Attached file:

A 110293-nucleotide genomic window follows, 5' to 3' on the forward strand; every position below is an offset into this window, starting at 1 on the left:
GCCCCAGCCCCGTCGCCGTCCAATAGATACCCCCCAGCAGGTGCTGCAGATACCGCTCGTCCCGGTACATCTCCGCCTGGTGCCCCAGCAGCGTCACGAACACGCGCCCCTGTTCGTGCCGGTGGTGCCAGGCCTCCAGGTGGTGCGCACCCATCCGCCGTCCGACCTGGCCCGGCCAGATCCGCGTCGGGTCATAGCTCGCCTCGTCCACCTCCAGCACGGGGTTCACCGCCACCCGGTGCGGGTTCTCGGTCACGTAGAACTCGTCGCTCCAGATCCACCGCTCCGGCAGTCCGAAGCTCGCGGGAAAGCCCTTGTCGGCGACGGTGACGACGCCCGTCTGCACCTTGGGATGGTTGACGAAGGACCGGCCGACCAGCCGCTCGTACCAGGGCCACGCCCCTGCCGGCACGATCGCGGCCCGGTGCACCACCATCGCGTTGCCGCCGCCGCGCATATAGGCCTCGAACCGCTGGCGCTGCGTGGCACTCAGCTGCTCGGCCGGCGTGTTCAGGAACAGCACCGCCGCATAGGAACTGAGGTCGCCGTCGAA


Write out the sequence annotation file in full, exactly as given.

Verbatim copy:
A 110293-nucleotide genomic window follows, 5' to 3' on the forward strand; every position below is an offset into this window, starting at 1 on the left:
GCCCCAGCCCCGTCGCCGTCCAATAGATACCCCCCAGCAGGTGCTGCAGATACCGCTCGTCCCGGTACATCTCCGCCTGGTGCCCCAGCAGCGTCACGAACACGCGCCCCTGTTCGTGCCGGTGGTGCCAGGCCTCCAGGTGGTGCGCACCCATCCGCCGTCCGACCTGGCCCGGCCAGATCCGCGTCGGGTCATAGCTCGCCTCGTCCACCTCCAGCACGGGGTTCACCGCCACCCGGTGCGGGTTCTCGGTCACGTAGAACTCGTCGCTCCAGATCCACCGCTCCGGCAGTCCGAAGCTCGCGGGAAAGCCCTTGTCGGCGACGGTGACGACGCCCGTCTGCACCTTGGGATGGTTGACGAAGGACCGGCCGACCAGCCGCTCGTACCAGGGCCACGCCCCTGCCGGCACGATCGCGGCCCGGTGCACCACCATCGCGTTGCCGCCGCCGCGCATATAGGCCTCGAACCGCTGGCGCTGCGTGGCACTCAGCTGCTCGGCCGGCGTGTTCAGGAACAGCACCGCCGCATAGGAACTGAGGTCGCCGTCGAA